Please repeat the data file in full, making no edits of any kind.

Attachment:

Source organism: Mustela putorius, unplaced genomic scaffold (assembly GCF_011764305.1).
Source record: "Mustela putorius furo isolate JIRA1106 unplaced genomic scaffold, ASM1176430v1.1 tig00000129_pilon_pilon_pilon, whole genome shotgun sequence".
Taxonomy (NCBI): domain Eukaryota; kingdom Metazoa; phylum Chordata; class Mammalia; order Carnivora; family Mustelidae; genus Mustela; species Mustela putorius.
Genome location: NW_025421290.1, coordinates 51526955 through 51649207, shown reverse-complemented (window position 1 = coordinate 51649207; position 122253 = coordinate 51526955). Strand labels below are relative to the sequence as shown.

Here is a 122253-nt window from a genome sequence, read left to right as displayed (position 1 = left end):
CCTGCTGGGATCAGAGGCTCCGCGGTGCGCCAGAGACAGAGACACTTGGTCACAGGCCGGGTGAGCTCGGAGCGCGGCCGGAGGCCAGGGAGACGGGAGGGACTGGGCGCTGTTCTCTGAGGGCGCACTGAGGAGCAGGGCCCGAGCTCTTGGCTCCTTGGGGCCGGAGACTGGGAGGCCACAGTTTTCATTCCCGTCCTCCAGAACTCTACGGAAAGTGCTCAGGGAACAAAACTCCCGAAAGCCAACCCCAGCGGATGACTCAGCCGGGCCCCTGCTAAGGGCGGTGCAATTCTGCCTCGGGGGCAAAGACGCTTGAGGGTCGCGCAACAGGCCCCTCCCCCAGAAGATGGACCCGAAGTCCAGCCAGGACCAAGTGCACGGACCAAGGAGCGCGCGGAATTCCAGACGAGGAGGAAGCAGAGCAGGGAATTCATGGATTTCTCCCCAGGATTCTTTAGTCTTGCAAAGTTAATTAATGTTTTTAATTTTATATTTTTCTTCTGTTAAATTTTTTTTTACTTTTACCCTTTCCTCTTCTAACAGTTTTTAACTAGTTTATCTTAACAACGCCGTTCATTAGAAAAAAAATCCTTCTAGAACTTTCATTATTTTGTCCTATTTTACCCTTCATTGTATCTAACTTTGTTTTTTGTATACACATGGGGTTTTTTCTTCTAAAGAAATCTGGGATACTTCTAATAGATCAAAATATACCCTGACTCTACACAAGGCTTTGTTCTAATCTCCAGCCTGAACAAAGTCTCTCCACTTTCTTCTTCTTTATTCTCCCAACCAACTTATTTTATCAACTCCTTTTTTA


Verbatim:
Source organism: Mustela putorius, unplaced genomic scaffold (assembly GCF_011764305.1).
Source record: "Mustela putorius furo isolate JIRA1106 unplaced genomic scaffold, ASM1176430v1.1 tig00000129_pilon_pilon_pilon, whole genome shotgun sequence".
Taxonomy (NCBI): domain Eukaryota; kingdom Metazoa; phylum Chordata; class Mammalia; order Carnivora; family Mustelidae; genus Mustela; species Mustela putorius.
Genome location: NW_025421290.1, coordinates 51526955 through 51649207, shown reverse-complemented (window position 1 = coordinate 51649207; position 122253 = coordinate 51526955). Strand labels below are relative to the sequence as shown.

Here is a 122253-nt window from a genome sequence, read left to right as displayed (position 1 = left end):
CCTGCTGGGATCAGAGGCTCCGCGGTGCGCCAGAGACAGAGACACTTGGTCACAGGCCGGGTGAGCTCGGAGCGCGGCCGGAGGCCAGGGAGACGGGAGGGACTGGGCGCTGTTCTCTGAGGGCGCACTGAGGAGCAGGGCCCGAGCTCTTGGCTCCTTGGGGCCGGAGACTGGGAGGCCACAGTTTTCATTCCCGTCCTCCAGAACTCTACGGAAAGTGCTCAGGGAACAAAACTCCCGAAAGCCAACCCCAGCGGATGACTCAGCCGGGCCCCTGCTAAGGGCGGTGCAATTCTGCCTCGGGGGCAAAGACGCTTGAGGGTCGCGCAACAGGCCCCTCCCCCAGAAGATGGACCCGAAGTCCAGCCAGGACCAAGTGCACGGACCAAGGAGCGCGCGGAATTCCAGACGAGGAGGAAGCAGAGCAGGGAATTCATGGATTTCTCCCCAGGATTCTTTAGTCTTGCAAAGTTAATTAATGTTTTTAATTTTATATTTTTCTTCTGTTAAATTTTTTTTTACTTTTACCCTTTCCTCTTCTAACAGTTTTTAACTAGTTTATCTTAACAACGCCGTTCATTAGAAAAAAAATCCTTCTAGAACTTTCATTATTTTGTCCTATTTTACCCTTCATTGTATCTAACTTTGTTTTTTGTATACACATGGGGTTTTTTCTTCTAAAGAAATCTGGGATACTTCTAATAGATCAAAATATACCCTGACTCTACACAAGGCTTTGTTCTAATCTCCAGCCTGAACAAAGTCTCTCCACTTTCTTCTTCTTTATTCTCCCAACCAACTTATTTTATCAACTCCTTTTTTA